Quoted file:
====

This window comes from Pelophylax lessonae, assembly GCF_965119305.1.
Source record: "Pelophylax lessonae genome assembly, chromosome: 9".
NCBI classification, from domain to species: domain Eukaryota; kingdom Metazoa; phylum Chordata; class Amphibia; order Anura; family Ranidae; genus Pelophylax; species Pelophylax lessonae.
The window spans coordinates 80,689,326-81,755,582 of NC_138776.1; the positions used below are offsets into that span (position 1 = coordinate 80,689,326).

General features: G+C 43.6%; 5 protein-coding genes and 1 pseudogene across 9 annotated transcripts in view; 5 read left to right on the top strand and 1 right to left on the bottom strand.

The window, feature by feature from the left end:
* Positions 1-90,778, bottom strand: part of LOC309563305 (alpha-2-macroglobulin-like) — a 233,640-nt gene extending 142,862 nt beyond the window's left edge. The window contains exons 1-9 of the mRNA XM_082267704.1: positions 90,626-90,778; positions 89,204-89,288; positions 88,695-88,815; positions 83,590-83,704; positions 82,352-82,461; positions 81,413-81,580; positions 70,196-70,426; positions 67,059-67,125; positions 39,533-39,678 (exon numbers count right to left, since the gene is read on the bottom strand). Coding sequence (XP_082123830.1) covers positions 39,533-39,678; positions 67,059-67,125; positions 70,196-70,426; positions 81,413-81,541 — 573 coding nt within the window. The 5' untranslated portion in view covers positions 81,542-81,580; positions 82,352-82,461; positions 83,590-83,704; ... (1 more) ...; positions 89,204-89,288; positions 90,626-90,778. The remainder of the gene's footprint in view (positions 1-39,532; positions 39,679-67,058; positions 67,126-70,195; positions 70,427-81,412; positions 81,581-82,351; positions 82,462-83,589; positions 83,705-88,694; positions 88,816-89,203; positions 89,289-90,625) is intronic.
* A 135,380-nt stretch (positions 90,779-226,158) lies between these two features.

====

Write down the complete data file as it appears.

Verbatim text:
This window comes from Pelophylax lessonae, assembly GCF_965119305.1.
Source record: "Pelophylax lessonae genome assembly, chromosome: 9".
NCBI classification, from domain to species: domain Eukaryota; kingdom Metazoa; phylum Chordata; class Amphibia; order Anura; family Ranidae; genus Pelophylax; species Pelophylax lessonae.
The window spans coordinates 80,689,326-81,755,582 of NC_138776.1; the positions used below are offsets into that span (position 1 = coordinate 80,689,326).

General features: G+C 43.6%; 5 protein-coding genes and 1 pseudogene across 9 annotated transcripts in view; 5 read left to right on the top strand and 1 right to left on the bottom strand.

The window, feature by feature from the left end:
* Positions 1-90,778, bottom strand: part of LOC309563305 (alpha-2-macroglobulin-like) — a 233,640-nt gene extending 142,862 nt beyond the window's left edge. The window contains exons 1-9 of the mRNA XM_082267704.1: positions 90,626-90,778; positions 89,204-89,288; positions 88,695-88,815; positions 83,590-83,704; positions 82,352-82,461; positions 81,413-81,580; positions 70,196-70,426; positions 67,059-67,125; positions 39,533-39,678 (exon numbers count right to left, since the gene is read on the bottom strand). Coding sequence (XP_082123830.1) covers positions 39,533-39,678; positions 67,059-67,125; positions 70,196-70,426; positions 81,413-81,541 — 573 coding nt within the window. The 5' untranslated portion in view covers positions 81,542-81,580; positions 82,352-82,461; positions 83,590-83,704; ... (1 more) ...; positions 89,204-89,288; positions 90,626-90,778. The remainder of the gene's footprint in view (positions 1-39,532; positions 39,679-67,058; positions 67,126-70,195; positions 70,427-81,412; positions 81,581-82,351; positions 82,462-83,589; positions 83,705-88,694; positions 88,816-89,203; positions 89,289-90,625) is intronic.
* A 135,380-nt stretch (positions 90,779-226,158) lies between these two features.